value()method is called for this SLIF recognizer. This is the most common case.
read() method can be called only once for a SLIF recognizer. But, while a Reading Phase continues, the
resume() method may be called multiple times to continue reading input. The
resume() method should only be called except during the Reading Phase of a parse series.
A Reading Phase is always part of a parse series. There is always exactly one Reading Phase for every parse series.
The Evaluation Phase begins with a recognizer's first call to the SLIF's
value() method. It ends when the recognizer is destroyed, or when the SLIF's
series_restart() method is called for that recognizer. If a parse series ends before the
value() method is called, there is no Evaluation Phase.
value() method may be called more than once during the Evaluation Phase. The second and later calls of the
value() method will return the result of the next parse tree, if there is one. When there are no more parse trees, the
value() method will return a Perl
If you call the
resume() method during an Evaluation Phase, the behavior of Marpa::R2 is not defined. You should not do this.
When it occurs, an Evaluation Phase is always part of a parse series. But the Evaluation Phase is optional -- a parse series may end without entering into an Evalution Phase.
The Evaluation Phase has two subphases:
The Parse Tree Setup Subphase.
The Parse Tree Traveral Subphase.
Node Evaluation Time is the Tree Traversal Subphase, as seen from the point of view of each rule node. It is not a separate phase.
The Parse Tree Setup Subphase occurs during during the first call to the
value() method of every series. In the Parse Tree Setup Subphase, the following happens:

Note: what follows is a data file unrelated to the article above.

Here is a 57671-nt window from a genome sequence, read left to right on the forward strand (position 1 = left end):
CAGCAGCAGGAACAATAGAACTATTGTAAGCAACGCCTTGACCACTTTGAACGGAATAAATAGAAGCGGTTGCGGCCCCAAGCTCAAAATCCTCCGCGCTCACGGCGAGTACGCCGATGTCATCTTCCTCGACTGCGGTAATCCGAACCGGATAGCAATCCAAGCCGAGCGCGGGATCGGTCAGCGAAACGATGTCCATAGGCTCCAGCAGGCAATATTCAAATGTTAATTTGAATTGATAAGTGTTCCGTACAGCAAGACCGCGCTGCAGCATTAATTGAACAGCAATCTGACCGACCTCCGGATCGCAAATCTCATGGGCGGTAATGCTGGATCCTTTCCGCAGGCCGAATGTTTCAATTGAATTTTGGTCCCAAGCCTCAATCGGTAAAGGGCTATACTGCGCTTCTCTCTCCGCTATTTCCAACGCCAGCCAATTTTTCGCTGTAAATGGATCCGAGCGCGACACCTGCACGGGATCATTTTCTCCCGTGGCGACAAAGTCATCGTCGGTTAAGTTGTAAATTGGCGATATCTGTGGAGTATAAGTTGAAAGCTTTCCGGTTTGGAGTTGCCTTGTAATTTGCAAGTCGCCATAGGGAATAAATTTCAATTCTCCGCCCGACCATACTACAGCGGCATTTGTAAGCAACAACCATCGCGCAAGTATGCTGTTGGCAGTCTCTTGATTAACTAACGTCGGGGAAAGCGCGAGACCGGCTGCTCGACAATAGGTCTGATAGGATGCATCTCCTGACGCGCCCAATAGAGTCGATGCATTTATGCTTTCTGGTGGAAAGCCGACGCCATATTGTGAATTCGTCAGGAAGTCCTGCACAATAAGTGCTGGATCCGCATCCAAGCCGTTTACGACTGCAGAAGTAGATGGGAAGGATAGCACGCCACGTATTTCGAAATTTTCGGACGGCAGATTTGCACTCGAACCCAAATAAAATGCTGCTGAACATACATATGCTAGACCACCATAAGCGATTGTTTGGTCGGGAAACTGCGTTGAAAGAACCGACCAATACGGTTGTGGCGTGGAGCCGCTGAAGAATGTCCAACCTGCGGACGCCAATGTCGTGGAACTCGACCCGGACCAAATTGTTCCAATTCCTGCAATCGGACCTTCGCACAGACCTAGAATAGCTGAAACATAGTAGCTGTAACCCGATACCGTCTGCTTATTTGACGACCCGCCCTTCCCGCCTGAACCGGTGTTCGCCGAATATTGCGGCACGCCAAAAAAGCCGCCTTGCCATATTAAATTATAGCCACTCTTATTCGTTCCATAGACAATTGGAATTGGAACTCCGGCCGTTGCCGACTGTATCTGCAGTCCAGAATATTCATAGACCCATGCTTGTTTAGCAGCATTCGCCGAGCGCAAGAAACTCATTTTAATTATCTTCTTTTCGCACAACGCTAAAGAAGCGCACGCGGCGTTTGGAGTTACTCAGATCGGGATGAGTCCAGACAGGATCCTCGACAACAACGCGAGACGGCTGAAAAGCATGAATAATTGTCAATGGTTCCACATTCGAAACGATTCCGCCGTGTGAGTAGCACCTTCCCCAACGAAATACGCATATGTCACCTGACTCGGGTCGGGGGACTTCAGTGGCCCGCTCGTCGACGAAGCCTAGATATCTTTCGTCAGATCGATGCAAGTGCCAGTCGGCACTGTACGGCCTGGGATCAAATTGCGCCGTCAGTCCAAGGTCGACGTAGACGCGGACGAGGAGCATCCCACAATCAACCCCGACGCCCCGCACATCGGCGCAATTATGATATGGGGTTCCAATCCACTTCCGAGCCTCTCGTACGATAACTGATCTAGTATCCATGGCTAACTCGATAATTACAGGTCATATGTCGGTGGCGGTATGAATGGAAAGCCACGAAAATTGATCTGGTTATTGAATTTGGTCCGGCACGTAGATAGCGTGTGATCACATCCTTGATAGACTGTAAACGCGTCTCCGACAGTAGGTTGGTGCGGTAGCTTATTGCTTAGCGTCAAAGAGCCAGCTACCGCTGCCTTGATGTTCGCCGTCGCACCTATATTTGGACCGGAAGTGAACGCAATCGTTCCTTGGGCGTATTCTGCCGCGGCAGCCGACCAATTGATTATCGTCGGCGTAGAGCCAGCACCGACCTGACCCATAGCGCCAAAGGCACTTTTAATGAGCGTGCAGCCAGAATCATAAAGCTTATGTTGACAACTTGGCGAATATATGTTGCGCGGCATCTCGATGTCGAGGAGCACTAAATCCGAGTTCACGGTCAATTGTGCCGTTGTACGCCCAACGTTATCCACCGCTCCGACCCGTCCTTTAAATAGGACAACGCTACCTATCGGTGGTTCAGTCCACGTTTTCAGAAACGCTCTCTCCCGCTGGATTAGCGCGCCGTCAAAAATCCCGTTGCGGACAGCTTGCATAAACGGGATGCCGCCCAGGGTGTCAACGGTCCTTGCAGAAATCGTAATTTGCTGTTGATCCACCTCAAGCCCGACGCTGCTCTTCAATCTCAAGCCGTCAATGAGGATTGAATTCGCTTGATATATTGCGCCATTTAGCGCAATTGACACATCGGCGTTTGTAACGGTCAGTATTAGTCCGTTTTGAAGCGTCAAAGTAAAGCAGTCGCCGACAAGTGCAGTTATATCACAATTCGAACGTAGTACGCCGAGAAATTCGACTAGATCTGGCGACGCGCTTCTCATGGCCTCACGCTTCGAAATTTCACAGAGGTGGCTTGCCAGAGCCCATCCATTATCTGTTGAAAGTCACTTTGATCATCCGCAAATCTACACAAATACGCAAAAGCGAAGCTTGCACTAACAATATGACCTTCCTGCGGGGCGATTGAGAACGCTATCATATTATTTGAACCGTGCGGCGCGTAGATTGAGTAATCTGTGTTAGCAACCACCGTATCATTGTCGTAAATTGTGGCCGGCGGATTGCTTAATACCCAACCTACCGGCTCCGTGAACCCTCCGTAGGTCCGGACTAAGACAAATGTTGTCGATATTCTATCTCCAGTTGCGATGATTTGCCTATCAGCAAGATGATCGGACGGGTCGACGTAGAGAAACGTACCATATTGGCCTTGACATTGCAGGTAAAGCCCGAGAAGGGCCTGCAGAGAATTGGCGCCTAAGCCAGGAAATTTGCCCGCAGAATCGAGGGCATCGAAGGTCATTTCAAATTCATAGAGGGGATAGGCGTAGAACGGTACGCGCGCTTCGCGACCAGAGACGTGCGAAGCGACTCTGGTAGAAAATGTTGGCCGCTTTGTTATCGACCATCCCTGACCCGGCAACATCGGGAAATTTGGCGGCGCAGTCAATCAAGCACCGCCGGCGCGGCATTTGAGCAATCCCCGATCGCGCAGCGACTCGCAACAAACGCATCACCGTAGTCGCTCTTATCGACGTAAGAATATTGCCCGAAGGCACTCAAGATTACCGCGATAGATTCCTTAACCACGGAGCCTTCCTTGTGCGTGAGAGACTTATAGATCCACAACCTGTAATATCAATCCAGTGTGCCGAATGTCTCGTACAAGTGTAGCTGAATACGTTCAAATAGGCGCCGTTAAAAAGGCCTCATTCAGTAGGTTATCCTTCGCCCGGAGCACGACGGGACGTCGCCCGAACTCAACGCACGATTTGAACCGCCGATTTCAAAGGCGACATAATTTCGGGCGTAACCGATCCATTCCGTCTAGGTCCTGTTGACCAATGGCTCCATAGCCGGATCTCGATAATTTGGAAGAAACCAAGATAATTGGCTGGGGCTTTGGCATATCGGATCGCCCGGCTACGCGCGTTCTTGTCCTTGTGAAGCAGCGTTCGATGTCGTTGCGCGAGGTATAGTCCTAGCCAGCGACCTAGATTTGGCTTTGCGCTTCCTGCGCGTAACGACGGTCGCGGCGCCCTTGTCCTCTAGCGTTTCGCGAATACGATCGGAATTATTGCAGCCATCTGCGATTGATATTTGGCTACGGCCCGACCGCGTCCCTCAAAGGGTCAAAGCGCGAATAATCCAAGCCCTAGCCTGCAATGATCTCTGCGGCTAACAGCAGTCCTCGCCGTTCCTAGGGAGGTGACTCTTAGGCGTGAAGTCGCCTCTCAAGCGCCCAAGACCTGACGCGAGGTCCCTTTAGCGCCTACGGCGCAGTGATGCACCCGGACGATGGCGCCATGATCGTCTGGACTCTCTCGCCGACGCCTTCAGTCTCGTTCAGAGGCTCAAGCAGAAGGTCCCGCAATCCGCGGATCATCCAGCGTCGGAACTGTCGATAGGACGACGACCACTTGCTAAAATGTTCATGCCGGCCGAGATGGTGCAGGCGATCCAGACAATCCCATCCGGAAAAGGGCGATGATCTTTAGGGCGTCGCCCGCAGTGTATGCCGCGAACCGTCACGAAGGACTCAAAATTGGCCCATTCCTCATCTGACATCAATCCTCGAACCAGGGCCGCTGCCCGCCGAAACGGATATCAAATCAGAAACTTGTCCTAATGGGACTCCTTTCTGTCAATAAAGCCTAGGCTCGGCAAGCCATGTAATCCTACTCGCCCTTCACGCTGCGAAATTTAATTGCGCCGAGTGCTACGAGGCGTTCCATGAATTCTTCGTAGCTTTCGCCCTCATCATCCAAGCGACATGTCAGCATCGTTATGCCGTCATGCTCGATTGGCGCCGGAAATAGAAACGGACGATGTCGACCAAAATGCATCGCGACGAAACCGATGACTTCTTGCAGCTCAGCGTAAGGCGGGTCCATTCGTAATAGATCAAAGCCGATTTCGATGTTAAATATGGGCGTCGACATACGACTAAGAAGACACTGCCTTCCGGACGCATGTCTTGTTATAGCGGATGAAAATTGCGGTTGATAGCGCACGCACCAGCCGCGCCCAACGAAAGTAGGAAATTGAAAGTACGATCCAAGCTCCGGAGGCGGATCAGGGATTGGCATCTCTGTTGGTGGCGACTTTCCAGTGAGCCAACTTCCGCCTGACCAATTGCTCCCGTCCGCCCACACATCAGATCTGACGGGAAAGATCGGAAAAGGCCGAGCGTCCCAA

The per-parse argument is created. If a per-parse constructor was found, it is run at this point, and the per-parse argument is its return value.
All action names are resolved to actions -- Perl scalars or rule evaluation closures. The rule evaluation closures are not called in the Parse Tree Setup Subphase. They will be called later, in the Parse Tree Traversal Subphase.
Exactly one Parse Tree Setup Subphase occurs for each parse tree.
During the Parse Tree Traversal Subphase, the rule evaluation closures are called.
If the SLIF recognizer is created from a grammar which uses the
action_object SLIF grammar setting, the SLIF recognizer will be in "legacy" mode. Legacy mode is deprecated. It is documented here only for the support of legacy applications.
In legacy mode, there is an additional evaluation subphase, the Parse Series Setup Subphase, and tasks performed in standard mode by the Parse Tree Setup Subphase are split between the two subphases.
The Parse Series Setup Subphase occurs just before the Parse Tree Setup Subphase, in the first
value method call of the first parse series. It is important to emphasize that the Parse Series Setup Subphase occurs only in the first parse series.
In legacy mode, the only task performed by the Parse Tree Setup Phase is creation of the per-parse argument. Action resolution is performed in the the Parse Series Setup Phase.
One practical implication of this is that, in legacy mode, the semantics package cannot be changed by starting a new parse series. Both are decided once and for all in the Parse Series Setup Subphase, and the Parse Series Setup Subphase occurs only once during the life cycle of a SLIF recognizer.
The precise timing of semantics operations is affected by the changes described above. These changed timings, in turn, may affect applications that rely on side effects of the semantics.
Copyright 2015 Jeffrey Kegler This file is part of Marpa::R2. Marpa::R2 is free software: you can redistribute it and/or modify it under the terms of the GNU Lesser General Public License as published by the Free Software Foundation, either version 3 of the License, or (at your option) any later version. Marpa::R2 is distributed in the hope that it will be useful, but WITHOUT ANY WARRANTY; without even the implied warranty of MERCHANTABILITY or FITNESS FOR A PARTICULAR PURPOSE. See the GNU Lesser General Public License for more details. You should have received a copy of the GNU Lesser General Public License along with Marpa::R2. If not, see http://www.gnu.org/licenses/.